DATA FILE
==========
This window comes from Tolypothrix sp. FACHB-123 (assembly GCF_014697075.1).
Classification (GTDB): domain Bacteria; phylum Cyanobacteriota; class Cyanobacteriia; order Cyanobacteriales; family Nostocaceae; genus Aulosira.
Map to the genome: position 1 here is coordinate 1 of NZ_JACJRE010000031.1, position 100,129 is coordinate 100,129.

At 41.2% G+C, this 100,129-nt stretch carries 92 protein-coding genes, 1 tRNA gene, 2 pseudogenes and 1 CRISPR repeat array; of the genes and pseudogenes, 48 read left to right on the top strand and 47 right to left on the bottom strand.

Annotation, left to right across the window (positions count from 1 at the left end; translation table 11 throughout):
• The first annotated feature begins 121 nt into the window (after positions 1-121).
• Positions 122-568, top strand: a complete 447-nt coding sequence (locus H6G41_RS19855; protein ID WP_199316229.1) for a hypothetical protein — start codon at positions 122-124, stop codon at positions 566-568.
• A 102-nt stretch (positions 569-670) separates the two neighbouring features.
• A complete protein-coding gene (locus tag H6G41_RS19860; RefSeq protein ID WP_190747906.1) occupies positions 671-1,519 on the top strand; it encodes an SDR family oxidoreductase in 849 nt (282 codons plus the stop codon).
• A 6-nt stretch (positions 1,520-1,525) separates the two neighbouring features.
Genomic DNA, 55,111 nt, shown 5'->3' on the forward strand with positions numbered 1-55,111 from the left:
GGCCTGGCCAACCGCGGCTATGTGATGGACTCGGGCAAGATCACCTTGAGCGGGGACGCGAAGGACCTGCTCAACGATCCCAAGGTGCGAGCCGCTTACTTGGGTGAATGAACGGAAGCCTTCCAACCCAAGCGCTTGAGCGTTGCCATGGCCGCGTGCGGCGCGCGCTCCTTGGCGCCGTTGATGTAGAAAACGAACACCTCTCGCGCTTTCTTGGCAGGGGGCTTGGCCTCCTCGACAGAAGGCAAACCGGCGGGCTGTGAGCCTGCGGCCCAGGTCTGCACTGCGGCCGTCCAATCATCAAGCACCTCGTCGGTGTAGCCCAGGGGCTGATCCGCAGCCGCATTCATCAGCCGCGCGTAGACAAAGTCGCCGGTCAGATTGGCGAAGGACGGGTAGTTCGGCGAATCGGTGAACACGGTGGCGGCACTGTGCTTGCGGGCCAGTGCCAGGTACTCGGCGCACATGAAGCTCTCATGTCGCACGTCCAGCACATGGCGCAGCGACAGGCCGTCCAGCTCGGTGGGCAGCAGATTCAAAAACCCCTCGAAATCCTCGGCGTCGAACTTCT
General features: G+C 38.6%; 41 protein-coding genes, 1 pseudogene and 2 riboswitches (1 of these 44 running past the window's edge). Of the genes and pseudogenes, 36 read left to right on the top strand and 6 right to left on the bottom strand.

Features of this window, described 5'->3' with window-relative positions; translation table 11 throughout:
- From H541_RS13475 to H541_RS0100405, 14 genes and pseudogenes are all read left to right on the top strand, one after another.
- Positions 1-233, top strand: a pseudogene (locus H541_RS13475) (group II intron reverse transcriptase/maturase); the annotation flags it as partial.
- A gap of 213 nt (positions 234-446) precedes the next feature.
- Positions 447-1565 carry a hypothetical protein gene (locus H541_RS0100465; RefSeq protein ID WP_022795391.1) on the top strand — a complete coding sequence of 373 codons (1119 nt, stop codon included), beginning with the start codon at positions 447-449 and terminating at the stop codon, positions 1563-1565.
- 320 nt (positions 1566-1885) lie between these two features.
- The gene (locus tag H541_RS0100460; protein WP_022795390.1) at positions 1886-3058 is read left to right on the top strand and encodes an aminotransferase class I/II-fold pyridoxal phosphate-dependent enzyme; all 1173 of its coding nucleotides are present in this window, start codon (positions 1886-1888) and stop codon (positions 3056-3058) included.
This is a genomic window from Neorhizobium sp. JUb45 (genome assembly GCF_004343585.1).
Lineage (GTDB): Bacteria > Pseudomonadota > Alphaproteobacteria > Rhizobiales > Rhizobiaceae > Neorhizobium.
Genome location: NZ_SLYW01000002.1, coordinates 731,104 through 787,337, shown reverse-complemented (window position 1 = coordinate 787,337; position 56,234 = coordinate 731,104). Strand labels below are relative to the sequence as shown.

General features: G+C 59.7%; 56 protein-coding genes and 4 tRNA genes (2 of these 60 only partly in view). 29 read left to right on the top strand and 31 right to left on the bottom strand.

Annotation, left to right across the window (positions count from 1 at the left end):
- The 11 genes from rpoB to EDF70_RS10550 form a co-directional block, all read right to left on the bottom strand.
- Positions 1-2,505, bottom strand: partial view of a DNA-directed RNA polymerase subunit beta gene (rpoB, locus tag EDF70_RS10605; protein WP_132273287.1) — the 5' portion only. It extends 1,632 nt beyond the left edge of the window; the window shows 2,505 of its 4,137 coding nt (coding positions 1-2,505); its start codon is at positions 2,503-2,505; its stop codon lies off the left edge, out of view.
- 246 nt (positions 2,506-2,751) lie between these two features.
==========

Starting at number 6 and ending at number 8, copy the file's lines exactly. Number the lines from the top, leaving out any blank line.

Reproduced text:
• The first annotated feature begins 121 nt into the window (after positions 1-121).
• Positions 122-568, top strand: a complete 447-nt coding sequence (locus H6G41_RS19855; protein ID WP_199316229.1) for a hypothetical protein — start codon at positions 122-124, stop codon at positions 566-568.
• A 102-nt stretch (positions 569-670) separates the two neighbouring features.